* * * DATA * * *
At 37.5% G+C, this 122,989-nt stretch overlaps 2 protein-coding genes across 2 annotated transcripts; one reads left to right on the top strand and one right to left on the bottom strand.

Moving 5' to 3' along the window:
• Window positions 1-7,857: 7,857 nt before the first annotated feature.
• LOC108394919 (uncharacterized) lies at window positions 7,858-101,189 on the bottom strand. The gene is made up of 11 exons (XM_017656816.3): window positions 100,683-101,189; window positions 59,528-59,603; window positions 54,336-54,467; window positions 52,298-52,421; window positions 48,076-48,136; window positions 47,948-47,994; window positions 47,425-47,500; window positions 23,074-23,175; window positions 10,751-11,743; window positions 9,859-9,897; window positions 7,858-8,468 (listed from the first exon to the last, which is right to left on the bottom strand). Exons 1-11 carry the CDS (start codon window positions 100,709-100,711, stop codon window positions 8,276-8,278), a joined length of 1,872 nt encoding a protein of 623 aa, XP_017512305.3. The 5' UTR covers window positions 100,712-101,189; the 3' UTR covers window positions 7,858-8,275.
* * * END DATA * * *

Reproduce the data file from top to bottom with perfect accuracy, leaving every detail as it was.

At 37.5% G+C, this 122,989-nt stretch overlaps 2 protein-coding genes across 2 annotated transcripts; one reads left to right on the top strand and one right to left on the bottom strand.

Moving 5' to 3' along the window:
• Window positions 1-7,857: 7,857 nt before the first annotated feature.
• LOC108394919 (uncharacterized) lies at window positions 7,858-101,189 on the bottom strand. The gene is made up of 11 exons (XM_017656816.3): window positions 100,683-101,189; window positions 59,528-59,603; window positions 54,336-54,467; window positions 52,298-52,421; window positions 48,076-48,136; window positions 47,948-47,994; window positions 47,425-47,500; window positions 23,074-23,175; window positions 10,751-11,743; window positions 9,859-9,897; window positions 7,858-8,468 (listed from the first exon to the last, which is right to left on the bottom strand). Exons 1-11 carry the CDS (start codon window positions 100,709-100,711, stop codon window positions 8,276-8,278), a joined length of 1,872 nt encoding a protein of 623 aa, XP_017512305.3. The 5' UTR covers window positions 100,712-101,189; the 3' UTR covers window positions 7,858-8,275.